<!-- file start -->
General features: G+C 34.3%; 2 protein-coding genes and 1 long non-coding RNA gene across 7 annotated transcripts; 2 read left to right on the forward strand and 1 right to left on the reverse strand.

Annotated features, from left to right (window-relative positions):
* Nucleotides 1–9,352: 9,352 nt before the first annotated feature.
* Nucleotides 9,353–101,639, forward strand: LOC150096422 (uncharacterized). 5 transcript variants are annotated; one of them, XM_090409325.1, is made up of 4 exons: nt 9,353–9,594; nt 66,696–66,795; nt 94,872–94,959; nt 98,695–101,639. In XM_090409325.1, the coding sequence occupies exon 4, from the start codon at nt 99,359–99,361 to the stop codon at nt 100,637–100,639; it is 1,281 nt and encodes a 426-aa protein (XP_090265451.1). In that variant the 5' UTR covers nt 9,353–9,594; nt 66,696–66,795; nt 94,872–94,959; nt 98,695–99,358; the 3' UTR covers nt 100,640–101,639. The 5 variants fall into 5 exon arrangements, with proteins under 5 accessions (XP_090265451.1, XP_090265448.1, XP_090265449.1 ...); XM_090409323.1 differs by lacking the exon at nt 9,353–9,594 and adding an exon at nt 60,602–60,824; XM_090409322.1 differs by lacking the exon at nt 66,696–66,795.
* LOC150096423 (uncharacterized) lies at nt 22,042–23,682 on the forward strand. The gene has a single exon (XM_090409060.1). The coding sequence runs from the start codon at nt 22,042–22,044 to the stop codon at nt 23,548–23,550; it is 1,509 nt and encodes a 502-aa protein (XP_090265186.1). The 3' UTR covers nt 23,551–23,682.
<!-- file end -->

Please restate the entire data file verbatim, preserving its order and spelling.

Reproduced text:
General features: G+C 34.3%; 2 protein-coding genes and 1 long non-coding RNA gene across 7 annotated transcripts; 2 read left to right on the forward strand and 1 right to left on the reverse strand.

Annotated features, from left to right (window-relative positions):
* Nucleotides 1–9,352: 9,352 nt before the first annotated feature.
* Nucleotides 9,353–101,639, forward strand: LOC150096422 (uncharacterized). 5 transcript variants are annotated; one of them, XM_090409325.1, is made up of 4 exons: nt 9,353–9,594; nt 66,696–66,795; nt 94,872–94,959; nt 98,695–101,639. In XM_090409325.1, the coding sequence occupies exon 4, from the start codon at nt 99,359–99,361 to the stop codon at nt 100,637–100,639; it is 1,281 nt and encodes a 426-aa protein (XP_090265451.1). In that variant the 5' UTR covers nt 9,353–9,594; nt 66,696–66,795; nt 94,872–94,959; nt 98,695–99,358; the 3' UTR covers nt 100,640–101,639. The 5 variants fall into 5 exon arrangements, with proteins under 5 accessions (XP_090265451.1, XP_090265448.1, XP_090265449.1 ...); XM_090409323.1 differs by lacking the exon at nt 9,353–9,594 and adding an exon at nt 60,602–60,824; XM_090409322.1 differs by lacking the exon at nt 66,696–66,795.
* LOC150096423 (uncharacterized) lies at nt 22,042–23,682 on the forward strand. The gene has a single exon (XM_090409060.1). The coding sequence runs from the start codon at nt 22,042–22,044 to the stop codon at nt 23,548–23,550; it is 1,509 nt and encodes a 502-aa protein (XP_090265186.1). The 3' UTR covers nt 23,551–23,682.